Alex headshot

AlBlue’s Blog

Macs, Modularity and More

Collateral Damage in 331

2010, crap, crappstore, iphone, mac

This post is not about whether banning Flash applications on the iPhone is desirable or ethical. As a long-term Objective-C developer, I have no issues with the lack of Flash (transliterated or otherwise) on the iPhone. However, as I noted yesterday the change in the terms is very concerning. As a reminder, the new clause states:

Applications must be originally written in Objective-C, C, C++, or JavaScript as executed by the iPhone OS WebKit engine, and only code written in C, C++, and Objective-C may compile and directly link against the Documented APIs (e.g., Applications that link to Documented APIs through an intermediary translation or compatibility layer or tool are prohibited).

Like a chemotherapy, this targets far more than the cancer it is intended to take out and has wide-reaching implications, for iPhone development in general. For example, the statement “must be originally written in Objective-C, C, C++ or JavaScript” leads to many vague interpretations, the strictest of which prevents nearly all development. Quite apart from Objective-C++ being missed from that list (how else do you get C++ code onto an iPhone?), what does “originally written” actually mean? Does it imply that sketches on an iPhone or iPad sized notepaper disqualify an application? What about pseudocode written in python or ruby to test out a game’s AI before being written in Objective-C? The term “originally written” is so vague you could drive a bus through the loopholes this can cause.

The second part … “only code written in C, C++ and Objective-C may compile directly an link against the Documented APIs” seems entirely orthogonal to the next part “e.g. Applications that link to Documented APIs through an intermediary translation or compatibility layer to tool are prohibited”. As an additional example, is this covered by the legal agreement? Normally, the legalese is more strict than this (including, but not limited to…) when citing examplar information. Furthermore, the first part doesn’t prevent indirect linking, though the example stated clearly does desire indirect linking to be captured.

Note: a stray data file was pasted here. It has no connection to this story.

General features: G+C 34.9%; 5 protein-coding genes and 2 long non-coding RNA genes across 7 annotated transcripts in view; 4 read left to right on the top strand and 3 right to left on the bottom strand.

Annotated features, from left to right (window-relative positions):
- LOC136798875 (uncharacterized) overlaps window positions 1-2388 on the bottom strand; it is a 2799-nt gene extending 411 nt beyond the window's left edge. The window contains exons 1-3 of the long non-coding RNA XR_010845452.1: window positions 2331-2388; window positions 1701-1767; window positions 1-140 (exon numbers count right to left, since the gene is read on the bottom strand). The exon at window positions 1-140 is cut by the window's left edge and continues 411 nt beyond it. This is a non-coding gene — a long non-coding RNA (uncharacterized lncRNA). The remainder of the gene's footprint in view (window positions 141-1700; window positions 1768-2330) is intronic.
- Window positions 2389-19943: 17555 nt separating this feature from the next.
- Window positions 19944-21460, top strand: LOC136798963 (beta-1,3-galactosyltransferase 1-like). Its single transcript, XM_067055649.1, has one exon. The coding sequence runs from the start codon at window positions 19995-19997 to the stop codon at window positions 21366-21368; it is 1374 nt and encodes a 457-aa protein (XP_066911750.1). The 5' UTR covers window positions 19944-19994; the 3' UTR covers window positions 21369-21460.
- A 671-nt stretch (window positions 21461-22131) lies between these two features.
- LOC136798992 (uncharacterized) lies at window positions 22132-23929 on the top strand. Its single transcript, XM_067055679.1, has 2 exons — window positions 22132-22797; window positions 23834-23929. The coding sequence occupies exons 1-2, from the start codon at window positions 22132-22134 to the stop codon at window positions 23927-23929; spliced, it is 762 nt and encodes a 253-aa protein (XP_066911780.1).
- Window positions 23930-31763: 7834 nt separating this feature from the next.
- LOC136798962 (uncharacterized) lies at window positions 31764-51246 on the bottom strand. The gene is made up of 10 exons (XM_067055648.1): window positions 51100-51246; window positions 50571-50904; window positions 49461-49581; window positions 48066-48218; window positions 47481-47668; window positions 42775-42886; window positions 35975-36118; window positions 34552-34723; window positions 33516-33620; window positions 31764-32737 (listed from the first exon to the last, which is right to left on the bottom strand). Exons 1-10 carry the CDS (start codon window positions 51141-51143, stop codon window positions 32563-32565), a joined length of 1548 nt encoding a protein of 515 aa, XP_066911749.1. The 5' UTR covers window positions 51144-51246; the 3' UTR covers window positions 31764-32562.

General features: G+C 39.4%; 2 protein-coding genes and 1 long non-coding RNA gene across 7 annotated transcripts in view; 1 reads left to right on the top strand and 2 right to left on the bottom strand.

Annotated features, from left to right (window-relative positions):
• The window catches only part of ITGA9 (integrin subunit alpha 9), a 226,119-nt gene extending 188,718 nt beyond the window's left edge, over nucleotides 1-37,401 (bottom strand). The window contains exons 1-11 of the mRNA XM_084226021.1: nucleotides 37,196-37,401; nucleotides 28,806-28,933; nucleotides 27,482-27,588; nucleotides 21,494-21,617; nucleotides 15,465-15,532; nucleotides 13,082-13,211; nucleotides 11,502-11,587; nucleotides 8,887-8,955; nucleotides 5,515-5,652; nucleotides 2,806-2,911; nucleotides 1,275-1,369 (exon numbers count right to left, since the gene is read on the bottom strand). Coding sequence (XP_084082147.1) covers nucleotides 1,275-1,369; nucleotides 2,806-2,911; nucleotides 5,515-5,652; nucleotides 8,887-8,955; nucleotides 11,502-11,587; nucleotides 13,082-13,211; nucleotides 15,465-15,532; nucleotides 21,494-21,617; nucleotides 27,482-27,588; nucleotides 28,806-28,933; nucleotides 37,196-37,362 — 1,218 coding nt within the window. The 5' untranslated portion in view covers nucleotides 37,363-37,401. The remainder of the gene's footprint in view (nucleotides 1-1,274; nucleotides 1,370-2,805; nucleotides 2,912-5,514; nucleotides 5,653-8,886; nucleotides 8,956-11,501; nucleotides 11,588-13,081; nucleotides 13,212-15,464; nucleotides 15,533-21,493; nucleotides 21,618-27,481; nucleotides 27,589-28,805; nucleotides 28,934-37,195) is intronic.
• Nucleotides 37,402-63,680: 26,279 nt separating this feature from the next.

Here’s what would be outlawed for future iPhone development with this new SDK agreement in place:

  • TouchXML As a wrapper for XML processing, including NSXML-like functionality, which links to the Documented APIs. Any application using that is violating the example of “compatibility layer or tool”
  • Unity As a 3D tool, this is used on multiple platforms and can accelerate game development. However, this is a “compatibility layer or tool” which is verboten
  • XML or JSON Any code that uses either XML or JSON as an intermediate format is guilty of writing an application which is not “originally written in Objective-C, C, or C++” as all of these are not languages supported. One could argue the edge case of JSON being a subset of JavaScript (it is JavaScript Object Notation after all) – but you then fall foul of “as executed by the iPhone OS WebKit engine” which the majority of JSON replies don’t. Oh, and goodbye every Twitter, News reader, Buzz client out there.
  • 3D graphics tools Many graphics developers will use a 3rd party tool to do 3D graphics; in the open-source world, Blender is the tool of choice. You can even use Blender to export C code for the models – but goodbye being able to do that, as the generated code is not “originally written in” the specified languages; but rather generated by a “compatibility layer or tool
  • Parsers by Bison/Yacc Sometimes a custom DSL is used to represent state (though these days, mostly the JSON forms are used). However, this is a “compatibility layer or tool” and is verboten under the new guidelines. Goodbye DSLs.
  • Macros The Objective-C language syntax is described without reference to the pre-processor. Any program that uses Macros is going against the spirit of the Objective-C language, and is not found in any of the standard texts on the language. Does this mean macros are verboten too?

The ultimate irony, of course, is that Objective-C started life out as a set of pre-processor statements. The language was built around the concept of macros and macro expansion. That’s how DSLs grow – by exploiting the power of preprocessors to do things that the original language designer didn’t anticipate, including the growth of an entirely new language. If I use an entirely macro-based DSL to generate Objective-C code, am I still writing in Objective-C? Arguably, the compiler will see the same thing, regardless of whether I code it in full or code it with macro definitions. Yet, at some point, the balance of “originally written in” tips the other way.

Too much of this debate has centred around the extreme edge cases – from “Go screw yourself, Apple” to “And so, Adobe, through a mix of incompetence, belligerence and emotionalist hypocrisy…” without actually focussing on the real issue, which is how much of a negative impact of this will cause both from the PR and also the ramifications of the Enterprise aspect.

Although it’s been claimed that these apply to the Apple app store alone, no business in their right minds is going to agree to a set of terms “which Apple might not enforce against Enterprise users”. An agreement is an agreement, that both parties have to hold to. You can’t just ignore parts of it on a vague hope that they’re not going to be enforced. This is particularly true in the case of software licensing, where large fines have been levied on companies who use unlicensed software. Even if there are companies willing to abide by these terms and sell via the AppStore, the damage to the Enterprise market has already been done.

Update: see the follow up post for more insanity in 331